Read about Living Cities’ new racial equity lens. Living Cities, better known for its work on affordable housing, is doubling down on entrepreneurs of color. It aims to help entrepreneurs of color access capital, grow revenues and create good jobs.
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We’re thrilled to announce the release of the 2017 edition of Quantifying Hope: Philanthropic Support for Black Men and Boys.
Amidst current racial tensions in the United States and the ever-shifting social and political landscape, the report analyzes foundation funding explicitly targeted to improve the life outcomes of Black men and boys. The report also examines strategies and milestones in the field of Black male achievement and how philanthropy can build on this work for stronger coordination and greater impact.
Listen to this podcast series bring together thought leaders from the public and private sectors to analyze stereotypes and dispel myths concerning Black boys and men, while providing facts and best practices for those working with these often marginalized populations.
Read the news about Robert F. Smith, Chairman and CEO of Vista Equity Partners, and his $2.5 million donation to the Prostate Cancer Foundation (PCF) to focus research on African-American men who are 73 percent more likely to develop prostate cancer than any other race or ethnicity. The donation will also launch The Robert Frederick Smith Center of Precision Oncology Excellence in Chicago, Illinois – to aid veterans in the metropolitan area and beyond – who are battling prostate cancer.
Watch the trio team up to participate in the public service announcement We Are the Ones, an urgent rallying cry to young Americans from all backgrounds to take action, join the conversation and join the My Brother’s Keeper Alliance (MBK Alliance).
Emmett Carson, CEO of the Silicon Valley Community Foundation, wrote the foreword to a new report from Foundation Center and the Campaign for Black Male Achievement titled Quantifying Hope 2017: Philanthropic Support for Black Men and Boys. In it, he asserts that philanthropic foundations must use their voices to correct racial inequality and social injustice.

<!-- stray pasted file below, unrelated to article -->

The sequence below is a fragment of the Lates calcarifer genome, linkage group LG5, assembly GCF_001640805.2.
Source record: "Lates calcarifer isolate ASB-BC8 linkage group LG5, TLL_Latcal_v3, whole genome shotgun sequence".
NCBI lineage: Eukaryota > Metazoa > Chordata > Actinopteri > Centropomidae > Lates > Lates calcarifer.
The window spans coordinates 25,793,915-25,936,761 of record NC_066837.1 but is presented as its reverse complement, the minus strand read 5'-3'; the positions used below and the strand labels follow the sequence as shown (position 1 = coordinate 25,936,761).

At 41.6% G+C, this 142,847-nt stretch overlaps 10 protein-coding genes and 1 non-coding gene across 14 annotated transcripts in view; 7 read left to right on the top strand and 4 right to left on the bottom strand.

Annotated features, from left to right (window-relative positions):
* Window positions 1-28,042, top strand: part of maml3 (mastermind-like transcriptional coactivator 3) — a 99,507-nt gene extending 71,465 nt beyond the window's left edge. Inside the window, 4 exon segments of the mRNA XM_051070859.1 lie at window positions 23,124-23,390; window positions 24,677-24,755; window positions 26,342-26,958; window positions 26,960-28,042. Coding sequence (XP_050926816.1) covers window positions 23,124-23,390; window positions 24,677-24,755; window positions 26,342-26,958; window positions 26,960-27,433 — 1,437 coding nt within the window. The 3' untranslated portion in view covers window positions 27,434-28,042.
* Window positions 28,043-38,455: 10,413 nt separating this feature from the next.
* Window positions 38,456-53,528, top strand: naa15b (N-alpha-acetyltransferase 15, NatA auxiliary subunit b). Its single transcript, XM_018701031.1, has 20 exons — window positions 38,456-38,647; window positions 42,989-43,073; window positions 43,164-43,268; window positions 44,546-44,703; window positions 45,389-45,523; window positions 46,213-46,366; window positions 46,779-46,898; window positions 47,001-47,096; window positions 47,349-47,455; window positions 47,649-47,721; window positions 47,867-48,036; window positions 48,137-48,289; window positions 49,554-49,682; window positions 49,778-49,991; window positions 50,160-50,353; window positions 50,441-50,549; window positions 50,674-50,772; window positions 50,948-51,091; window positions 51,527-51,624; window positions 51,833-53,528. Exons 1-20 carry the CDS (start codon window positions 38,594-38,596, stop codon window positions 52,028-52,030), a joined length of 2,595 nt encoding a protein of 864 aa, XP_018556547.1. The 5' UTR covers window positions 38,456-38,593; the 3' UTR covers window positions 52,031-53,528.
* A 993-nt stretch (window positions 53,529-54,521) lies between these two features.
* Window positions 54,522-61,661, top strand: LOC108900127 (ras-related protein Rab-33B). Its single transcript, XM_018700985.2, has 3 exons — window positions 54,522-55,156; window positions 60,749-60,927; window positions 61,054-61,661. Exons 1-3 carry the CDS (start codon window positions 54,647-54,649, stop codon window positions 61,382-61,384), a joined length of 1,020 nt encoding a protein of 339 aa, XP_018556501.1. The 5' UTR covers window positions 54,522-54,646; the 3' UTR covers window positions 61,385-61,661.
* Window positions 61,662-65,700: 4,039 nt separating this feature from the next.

“Foundations can no longer espouse mission statements that commit them to pursue a better world as it relates to some particular endeavor and turn deaf, blind, and mute on issues of social injustice that threaten our democracy,” he writes.
Read the latest report from the National League of Cities, The City Leader’s Compass to the MBK Landscape. The report highlights a comprehensive set of tangible steps cities can take to change systems and improve outcomes for BMoC.
Read Broderick Johnson’s LinkedIn post regarding the work that former President Obama’s My Brother Keeper initiative has done and continues to do.
“Established in February 2014, MBK grew out of an understanding that the disparities that separate young people of color from their white peers, in terms of performance and success, stem substantially from huge gaps in resources and opportunity. Gaps that begin in life’s earliest days and continue through childhood and into early adulthood. It was President Obama’s firm determination that government (federal and local) and the private sector could do much better. And that fundamentally what was needed was greater vision and rigor, more resources, and more targeted collaboration”
Read Robert Wood Johnson Foundation’s announcement awarding $3.1 million in grants to promote health and success of boys and young men of color as part of its Empowerment Projects. The awards go towards nine organizations across the United States to provide culturally-relevant and evidence-supported responses to trauma for BYMOC in schools, health systems, juvenile detention, and community-based settings.